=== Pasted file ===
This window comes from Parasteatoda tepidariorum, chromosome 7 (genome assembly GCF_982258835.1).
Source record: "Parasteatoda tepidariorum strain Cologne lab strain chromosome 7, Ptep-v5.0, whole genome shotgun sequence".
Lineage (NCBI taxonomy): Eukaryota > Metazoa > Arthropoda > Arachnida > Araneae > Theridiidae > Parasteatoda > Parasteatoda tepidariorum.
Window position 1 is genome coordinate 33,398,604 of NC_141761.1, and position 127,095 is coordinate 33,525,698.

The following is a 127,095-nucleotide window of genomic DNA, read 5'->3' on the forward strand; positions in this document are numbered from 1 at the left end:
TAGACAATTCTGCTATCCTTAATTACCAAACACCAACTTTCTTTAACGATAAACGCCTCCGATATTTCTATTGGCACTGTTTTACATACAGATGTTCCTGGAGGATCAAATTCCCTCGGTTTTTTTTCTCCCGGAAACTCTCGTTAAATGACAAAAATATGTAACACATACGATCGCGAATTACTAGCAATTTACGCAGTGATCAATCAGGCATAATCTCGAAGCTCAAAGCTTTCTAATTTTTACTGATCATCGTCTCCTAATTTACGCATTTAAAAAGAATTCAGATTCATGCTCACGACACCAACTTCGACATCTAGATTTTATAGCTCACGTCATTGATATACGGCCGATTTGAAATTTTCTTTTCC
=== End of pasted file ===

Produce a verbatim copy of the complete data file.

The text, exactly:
This window comes from Parasteatoda tepidariorum, chromosome 7 (genome assembly GCF_982258835.1).
Source record: "Parasteatoda tepidariorum strain Cologne lab strain chromosome 7, Ptep-v5.0, whole genome shotgun sequence".
Lineage (NCBI taxonomy): Eukaryota > Metazoa > Arthropoda > Arachnida > Araneae > Theridiidae > Parasteatoda > Parasteatoda tepidariorum.
Window position 1 is genome coordinate 33,398,604 of NC_141761.1, and position 127,095 is coordinate 33,525,698.

The following is a 127,095-nucleotide window of genomic DNA, read 5'->3' on the forward strand; positions in this document are numbered from 1 at the left end:
TAGACAATTCTGCTATCCTTAATTACCAAACACCAACTTTCTTTAACGATAAACGCCTCCGATATTTCTATTGGCACTGTTTTACATACAGATGTTCCTGGAGGATCAAATTCCCTCGGTTTTTTTTCTCCCGGAAACTCTCGTTAAATGACAAAAATATGTAACACATACGATCGCGAATTACTAGCAATTTACGCAGTGATCAATCAGGCATAATCTCGAAGCTCAAAGCTTTCTAATTTTTACTGATCATCGTCTCCTAATTTACGCATTTAAAAAGAATTCAGATTCATGCTCACGACACCAACTTCGACATCTAGATTTTATAGCTCACGTCATTGATATACGGCCGATTTGAAATTTTCTTTTCC